I don't have a 4-year degree, so what can I expect out of a flying career? I've heard all the majors expect a 4-year degree, so I suppose the majors are out of the picture for me unless I go get a 4-year degree.
Yea, to put it bluntly, you can pretty much write off any chance with a major without it. All of them use it to weed out applicants and I would say that 95% of major airline pilots have a 4 yr or more.
I don't think the Regionals require it currently but maybe in the future as salaries increase. Do yourself a BIG favor and get at least a 2 yr degree if you don't already have one. If you have a 2 yr degree then go get a 4 yr degree somewhere.
If you're just getting started in this business then many doors will remain closed without it!
I sure sould use some advice. I will have my A.S. in December, and am planning on continuing on to earn a B.S. in Meteorology. However, I have seen a lot of posts encouraging people to get their ratings and get flying. Some have suggested getting on with a regional, and earning a B.S. while flying. My father is a 30+ year captain for Hawaiian, and is encouraging me to get that 4-year paper first. I am coming to a crossrioads, and need a little advice to make a sound decision. Thanks.
You can rush around and get as many ratings as you want, but As A300cpt said - many doors will remained closed without it. A lot of the big schools and even the FBO's will tell you to start training NOW, NOW, NOW because they want your money NOW, NOW, NOW!! Don't listen!!
Well hell.... maybe I'll just go become a damn firefighter! LOL
My past haunts me... everybody wants a 4-year degree, no matter what it's in. You could be applying for a job with an airline, and they couldn't care less if your degree is in religious studies, for God's sake, just that you have A degree.
Kinda ludicrous, if you ask me. A 4-year degree isn't the only measure of a person's integrity and willingness to work & be a professional.
Let the flames begin... /ubbthreads/images/icons/smirk.gif
Agreed, it is mostly used as a weed-out, but such is life. There is the argument that after completing a 4-year degree a person is more well-rounded from a knowledge point of view, particularly in areas they would not be exposed to from their own life experience.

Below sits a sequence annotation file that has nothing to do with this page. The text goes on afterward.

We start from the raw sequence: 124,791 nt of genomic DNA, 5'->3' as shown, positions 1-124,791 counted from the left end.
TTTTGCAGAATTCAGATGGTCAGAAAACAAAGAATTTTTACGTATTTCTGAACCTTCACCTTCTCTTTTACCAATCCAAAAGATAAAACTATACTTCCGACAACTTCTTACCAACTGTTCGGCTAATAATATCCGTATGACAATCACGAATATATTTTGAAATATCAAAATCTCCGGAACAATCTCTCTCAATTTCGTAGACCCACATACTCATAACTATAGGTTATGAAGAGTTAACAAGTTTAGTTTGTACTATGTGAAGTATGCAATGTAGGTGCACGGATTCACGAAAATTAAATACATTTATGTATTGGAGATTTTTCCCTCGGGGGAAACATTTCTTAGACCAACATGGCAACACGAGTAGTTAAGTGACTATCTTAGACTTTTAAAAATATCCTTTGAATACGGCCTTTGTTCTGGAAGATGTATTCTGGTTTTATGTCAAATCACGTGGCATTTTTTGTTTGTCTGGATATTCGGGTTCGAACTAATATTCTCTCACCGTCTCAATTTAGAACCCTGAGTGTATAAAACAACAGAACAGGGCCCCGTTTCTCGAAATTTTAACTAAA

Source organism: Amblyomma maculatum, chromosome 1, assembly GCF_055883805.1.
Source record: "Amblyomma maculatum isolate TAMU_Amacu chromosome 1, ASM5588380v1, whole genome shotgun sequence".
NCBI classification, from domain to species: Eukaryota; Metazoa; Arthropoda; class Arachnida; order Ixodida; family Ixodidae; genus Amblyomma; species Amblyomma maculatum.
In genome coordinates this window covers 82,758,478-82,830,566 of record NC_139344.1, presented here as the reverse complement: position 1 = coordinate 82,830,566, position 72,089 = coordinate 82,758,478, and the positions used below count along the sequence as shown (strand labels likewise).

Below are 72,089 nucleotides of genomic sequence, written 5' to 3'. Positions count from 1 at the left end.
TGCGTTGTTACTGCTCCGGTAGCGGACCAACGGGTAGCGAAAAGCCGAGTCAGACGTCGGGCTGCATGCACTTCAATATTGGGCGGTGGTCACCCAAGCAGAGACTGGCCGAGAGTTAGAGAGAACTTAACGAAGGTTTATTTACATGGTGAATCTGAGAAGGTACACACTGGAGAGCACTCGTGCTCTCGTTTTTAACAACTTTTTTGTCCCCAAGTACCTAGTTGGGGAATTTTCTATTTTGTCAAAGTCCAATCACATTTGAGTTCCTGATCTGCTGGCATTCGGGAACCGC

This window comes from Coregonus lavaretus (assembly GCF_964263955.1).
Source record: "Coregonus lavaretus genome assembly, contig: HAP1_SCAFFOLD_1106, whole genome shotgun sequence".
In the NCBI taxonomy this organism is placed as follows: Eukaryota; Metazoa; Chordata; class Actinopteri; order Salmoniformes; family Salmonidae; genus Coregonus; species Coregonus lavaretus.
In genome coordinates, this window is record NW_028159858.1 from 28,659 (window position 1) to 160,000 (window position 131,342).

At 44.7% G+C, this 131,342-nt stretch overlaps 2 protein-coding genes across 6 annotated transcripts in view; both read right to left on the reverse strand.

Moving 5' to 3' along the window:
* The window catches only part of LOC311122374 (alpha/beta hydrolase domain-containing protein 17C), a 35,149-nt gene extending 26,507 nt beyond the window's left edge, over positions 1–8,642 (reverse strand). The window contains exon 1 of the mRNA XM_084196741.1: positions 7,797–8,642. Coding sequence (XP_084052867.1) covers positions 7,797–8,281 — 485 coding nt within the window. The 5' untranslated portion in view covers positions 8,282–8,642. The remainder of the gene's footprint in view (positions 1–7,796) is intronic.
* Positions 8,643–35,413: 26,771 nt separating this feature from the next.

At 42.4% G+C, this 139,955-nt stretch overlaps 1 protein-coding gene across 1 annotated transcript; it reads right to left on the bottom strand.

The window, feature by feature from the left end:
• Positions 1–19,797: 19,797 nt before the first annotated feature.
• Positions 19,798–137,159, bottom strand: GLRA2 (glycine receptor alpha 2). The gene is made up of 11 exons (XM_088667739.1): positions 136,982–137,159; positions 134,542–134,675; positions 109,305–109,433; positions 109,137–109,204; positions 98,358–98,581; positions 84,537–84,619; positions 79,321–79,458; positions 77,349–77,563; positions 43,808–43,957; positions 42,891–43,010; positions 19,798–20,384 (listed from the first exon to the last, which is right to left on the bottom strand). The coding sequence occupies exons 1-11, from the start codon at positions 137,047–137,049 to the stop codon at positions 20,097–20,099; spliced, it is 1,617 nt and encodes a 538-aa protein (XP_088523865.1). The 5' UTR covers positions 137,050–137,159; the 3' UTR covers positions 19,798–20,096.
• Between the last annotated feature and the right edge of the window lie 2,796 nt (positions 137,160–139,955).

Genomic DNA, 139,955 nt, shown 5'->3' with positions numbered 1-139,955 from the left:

Granted life experience counts for a lot of course. It should be and it is looked at by those who hire at the majors I'm sure, provided your application gets to them without the hoop of a degree being jumped through.
Why not study at an in-state school to keep tuition costs down while simultaneously getting your ratings part-61 from an FBO (much cheaper than an academy). I flew 3-4 times a week while getting my degree in computer science, and still maintaned a 3.8 gpa while being VP of my fraternity. It can be done, even in 3 years if you put your mind and focus into it (pick a non-science/engineering major to free up more time).
Another good strategy would be to go to a community college with a transfer agreement to a 4-year university. Work your ass off to finish the requirements in 1.5 years, then transfer. This will be cheaper and faster for you. And these extra few years will be worth it to you later in life whether you choose to aim for the majors or not.
BTW, my dad is a retired 757/767 captain for a major, and his degree was in Christian education from a small baptist school. They really don't care so much about the subject of the degree, I guess!
I have to agree with your father. Get the degree first! I can just about guarantee that life will get busier for you the older you become. Before you know it you'll be getting married (kids?), wanting to buy a house, minivan (<g>, loans to pay back etc. Family will begin to absorb most, if not all, of your free time while any thoughts or hopes of going back to school will begin to fade. You'll be too busy trying to make a living.
Statistically speaking, the longer someone is away from school the less chance that person will ever go back and finish.
On the other hand, why can't you work on your ratings while in school? That's what I, and many others, have done. You don't have to do one at the exclusion of the other. Getting your ratings is important, but aviation is fickle and you really need something to fall back on just in case it doesn't work out along your timeline.
Listen to your dad. It's good advice from someone who knows!
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Kinda ludicrous, if you ask me. A 4-year degree isn't the only measure of a person's integrity and willingness to work & be a professional
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I couldn't agree more! A college degree does not make you a better pilot. You can't teach judgement. Some of the best pilots I've ever flown with never stepped foot inside a college classroom while some of the worst had advanced degrees. One of those too much "book" smarts and not enough good ole' fashion common sense kind of things.
Anyway, fair or unfair, it's simply a numbers game. Some where along the line the airline's HR dept has stipulated that a pilot will have a 4 yr degree to be successful in the application process. It's merely a weeding out process.
Is requiring a degree fair? I think so. There are just too many applicants for too few jobs and the airlines want the cream of the cream of the crop in terms of experience, education, etc.
The reason why the degree doesn't matter is because each degree program has a certain "core" group of classes. I was just a dumb air science guy in college, but in some of my classes, I had enginerds and comp-sci geeks!